In November 2020 Robert Crick, who had been our representative on this Beach Management Plan Steering Group since the untimely death of Jo Frith, resigned his position. We did not have anyone with his breadth of experience to replace him and therefore it was decided it would become a shared role. This was acceptable to Cllr Geoff Jung who leads the Group and so Jeremy Woodward and Mary Walden-Till were put in post, one or the other will attend meetings and they will work closely behind the scenes to make sure that the opinions of VGS members are heard.
Please get in touch if you have comments to make as we want to be representatives in the truest sense of the word now that EDDC will permit the plans to be discussed publicly. You can reach us through the Contact page
Advisory Group meeting 25th Feb 2021
The Steering Group has now been renamed to the Advisory Group to better reflect what it actually does.
You can find the report of this meeting here, and can listen to the meeting itself on the EDDC YouTube Chanel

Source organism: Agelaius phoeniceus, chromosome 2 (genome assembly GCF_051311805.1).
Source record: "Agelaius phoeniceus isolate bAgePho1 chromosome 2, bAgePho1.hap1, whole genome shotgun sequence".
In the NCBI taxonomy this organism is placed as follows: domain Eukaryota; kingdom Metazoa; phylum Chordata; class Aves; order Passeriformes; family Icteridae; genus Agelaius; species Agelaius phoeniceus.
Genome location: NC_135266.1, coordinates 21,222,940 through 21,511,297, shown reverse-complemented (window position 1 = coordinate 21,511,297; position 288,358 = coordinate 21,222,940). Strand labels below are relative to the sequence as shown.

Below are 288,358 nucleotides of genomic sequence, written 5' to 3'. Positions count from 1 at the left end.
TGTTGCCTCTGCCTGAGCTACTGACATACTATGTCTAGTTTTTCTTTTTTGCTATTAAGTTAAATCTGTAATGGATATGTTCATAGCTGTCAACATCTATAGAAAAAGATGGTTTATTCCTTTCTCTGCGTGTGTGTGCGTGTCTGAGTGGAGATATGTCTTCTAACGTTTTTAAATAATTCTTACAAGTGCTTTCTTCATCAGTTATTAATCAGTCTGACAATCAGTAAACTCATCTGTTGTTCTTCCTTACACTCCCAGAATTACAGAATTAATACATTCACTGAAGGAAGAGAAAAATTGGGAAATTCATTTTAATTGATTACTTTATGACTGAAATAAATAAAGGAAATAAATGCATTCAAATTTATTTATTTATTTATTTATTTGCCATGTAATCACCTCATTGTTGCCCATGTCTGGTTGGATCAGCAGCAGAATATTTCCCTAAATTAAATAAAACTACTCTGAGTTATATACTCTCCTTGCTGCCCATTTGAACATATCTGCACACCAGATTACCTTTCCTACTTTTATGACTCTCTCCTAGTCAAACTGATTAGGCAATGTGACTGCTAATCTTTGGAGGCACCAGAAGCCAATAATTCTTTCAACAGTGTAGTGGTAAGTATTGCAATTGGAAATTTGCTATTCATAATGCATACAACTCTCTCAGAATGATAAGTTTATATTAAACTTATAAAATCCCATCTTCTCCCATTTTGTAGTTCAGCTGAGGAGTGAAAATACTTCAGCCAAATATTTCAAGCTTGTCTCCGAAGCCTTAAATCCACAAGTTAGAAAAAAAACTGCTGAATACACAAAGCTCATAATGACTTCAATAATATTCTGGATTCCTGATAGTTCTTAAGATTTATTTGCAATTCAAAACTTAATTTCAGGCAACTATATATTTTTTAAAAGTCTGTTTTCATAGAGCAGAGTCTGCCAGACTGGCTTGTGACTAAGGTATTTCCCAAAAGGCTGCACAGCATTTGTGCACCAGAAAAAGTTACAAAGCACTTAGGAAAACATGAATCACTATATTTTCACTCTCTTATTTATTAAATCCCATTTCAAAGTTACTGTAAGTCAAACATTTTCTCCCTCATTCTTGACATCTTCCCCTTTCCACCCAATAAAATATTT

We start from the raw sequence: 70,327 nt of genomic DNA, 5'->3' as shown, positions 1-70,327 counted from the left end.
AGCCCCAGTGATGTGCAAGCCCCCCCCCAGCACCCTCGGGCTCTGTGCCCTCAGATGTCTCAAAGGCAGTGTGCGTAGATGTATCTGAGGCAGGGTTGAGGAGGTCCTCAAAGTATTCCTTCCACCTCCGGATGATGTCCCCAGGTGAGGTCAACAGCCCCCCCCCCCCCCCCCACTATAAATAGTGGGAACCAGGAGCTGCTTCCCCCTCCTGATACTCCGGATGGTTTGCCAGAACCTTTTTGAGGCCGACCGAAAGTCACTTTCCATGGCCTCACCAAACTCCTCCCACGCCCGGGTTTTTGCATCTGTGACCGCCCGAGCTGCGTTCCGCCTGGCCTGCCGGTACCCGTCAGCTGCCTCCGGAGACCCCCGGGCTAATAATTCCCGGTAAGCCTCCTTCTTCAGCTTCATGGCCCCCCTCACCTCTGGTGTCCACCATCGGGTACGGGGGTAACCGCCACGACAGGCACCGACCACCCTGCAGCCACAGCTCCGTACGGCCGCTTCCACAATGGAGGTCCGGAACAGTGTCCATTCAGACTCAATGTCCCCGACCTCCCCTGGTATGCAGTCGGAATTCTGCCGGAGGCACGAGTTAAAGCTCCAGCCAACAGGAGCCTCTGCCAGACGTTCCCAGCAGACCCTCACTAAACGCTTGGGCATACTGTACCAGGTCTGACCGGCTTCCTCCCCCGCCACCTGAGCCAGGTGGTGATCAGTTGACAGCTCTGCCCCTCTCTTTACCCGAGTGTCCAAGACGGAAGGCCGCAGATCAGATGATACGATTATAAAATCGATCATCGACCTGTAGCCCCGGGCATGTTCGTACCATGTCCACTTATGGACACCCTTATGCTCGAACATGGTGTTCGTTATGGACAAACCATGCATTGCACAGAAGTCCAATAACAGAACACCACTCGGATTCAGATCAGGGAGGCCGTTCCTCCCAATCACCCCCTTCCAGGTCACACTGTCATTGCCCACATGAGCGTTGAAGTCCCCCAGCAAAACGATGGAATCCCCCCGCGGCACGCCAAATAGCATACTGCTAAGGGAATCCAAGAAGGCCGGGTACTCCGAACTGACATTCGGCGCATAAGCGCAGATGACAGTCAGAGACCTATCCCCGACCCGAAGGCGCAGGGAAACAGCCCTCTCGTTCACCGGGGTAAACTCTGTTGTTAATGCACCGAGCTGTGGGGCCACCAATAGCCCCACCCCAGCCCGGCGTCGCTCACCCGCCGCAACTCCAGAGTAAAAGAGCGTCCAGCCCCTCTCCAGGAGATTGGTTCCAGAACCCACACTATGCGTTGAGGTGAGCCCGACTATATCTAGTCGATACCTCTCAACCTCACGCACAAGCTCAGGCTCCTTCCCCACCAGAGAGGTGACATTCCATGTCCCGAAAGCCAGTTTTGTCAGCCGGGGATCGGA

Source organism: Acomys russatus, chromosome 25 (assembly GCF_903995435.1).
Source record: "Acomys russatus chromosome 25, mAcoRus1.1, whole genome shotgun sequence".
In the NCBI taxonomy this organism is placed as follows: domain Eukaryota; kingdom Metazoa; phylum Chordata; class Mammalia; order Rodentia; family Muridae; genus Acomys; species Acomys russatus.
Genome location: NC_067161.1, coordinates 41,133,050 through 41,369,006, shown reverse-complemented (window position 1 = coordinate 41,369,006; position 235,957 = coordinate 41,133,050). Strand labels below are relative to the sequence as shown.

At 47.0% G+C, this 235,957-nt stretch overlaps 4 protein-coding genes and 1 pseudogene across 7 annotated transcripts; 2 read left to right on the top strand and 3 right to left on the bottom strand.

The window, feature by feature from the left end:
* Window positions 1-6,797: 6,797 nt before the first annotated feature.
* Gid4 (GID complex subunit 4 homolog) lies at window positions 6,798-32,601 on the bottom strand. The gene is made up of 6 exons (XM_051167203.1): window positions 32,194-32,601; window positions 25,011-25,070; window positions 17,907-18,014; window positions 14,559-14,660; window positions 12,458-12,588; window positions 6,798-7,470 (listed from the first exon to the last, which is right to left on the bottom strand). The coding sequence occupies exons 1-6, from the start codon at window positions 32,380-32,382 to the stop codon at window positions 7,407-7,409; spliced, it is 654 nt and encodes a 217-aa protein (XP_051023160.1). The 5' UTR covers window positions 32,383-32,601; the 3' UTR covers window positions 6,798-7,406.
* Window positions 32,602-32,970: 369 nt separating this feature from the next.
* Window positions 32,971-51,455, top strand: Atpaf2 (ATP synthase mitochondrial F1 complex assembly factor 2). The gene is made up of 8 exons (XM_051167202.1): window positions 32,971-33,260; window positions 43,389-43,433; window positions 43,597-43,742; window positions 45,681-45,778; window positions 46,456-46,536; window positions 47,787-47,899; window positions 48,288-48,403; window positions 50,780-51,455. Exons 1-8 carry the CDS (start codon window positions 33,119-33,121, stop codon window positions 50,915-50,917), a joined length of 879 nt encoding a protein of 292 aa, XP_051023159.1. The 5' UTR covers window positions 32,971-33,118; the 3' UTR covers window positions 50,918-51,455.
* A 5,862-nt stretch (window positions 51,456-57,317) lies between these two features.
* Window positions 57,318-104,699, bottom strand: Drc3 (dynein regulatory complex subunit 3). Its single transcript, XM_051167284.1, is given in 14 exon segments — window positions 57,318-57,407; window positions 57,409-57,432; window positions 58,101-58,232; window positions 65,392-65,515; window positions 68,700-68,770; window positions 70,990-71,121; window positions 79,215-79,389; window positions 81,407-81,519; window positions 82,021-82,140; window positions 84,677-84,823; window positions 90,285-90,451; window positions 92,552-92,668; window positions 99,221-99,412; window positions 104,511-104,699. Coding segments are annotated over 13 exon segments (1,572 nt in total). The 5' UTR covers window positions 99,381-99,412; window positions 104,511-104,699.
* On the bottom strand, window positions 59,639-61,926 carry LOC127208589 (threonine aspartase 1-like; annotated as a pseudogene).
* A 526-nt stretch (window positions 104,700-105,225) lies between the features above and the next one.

Steering Group meeting 3rd Dec 2020
As this was our first meeting both of us were allowed to attend so we could get up to speed.
Going through the agenda items in the order they occurred :-
Notes of last meeting. Obviously we have no way of knowing if the notes on the last meeting were accurate but the fact that formal Minutes were never taken has been a complaint for years. Thankfully, this meeting was Minuted and will every future one will be too. Arising from discussions at the previous meeting a vote was taken on whether representative should be free to discuss with the members of their group anything which happens at the meeting and that all meetings should in future be open to the public. It was agreed without hesitation that this should be the way forward.
There were several agenda items where we discussed the very basic foundations of what the Beach Management Plan is supposed to achieve. It has been considered that the original Aims and Objectives needed minor reassessment to reflect where we are now, many years after they were first drawn up. A group had looked at this and brought forward some changes which did indeed make them better but it was felt that further tweaking might allow them to be absolutely clear to anyone who looked at them. This translation into plain English is now underway and it is hoped will be accepted at the next meeting. This document included an updated explanation of what the Steering group was supposed to do and the responsibilities which were the attached to various people and groups further up the hierarchy. (We look forward to being able to share the updated documents on the VGS website soon.)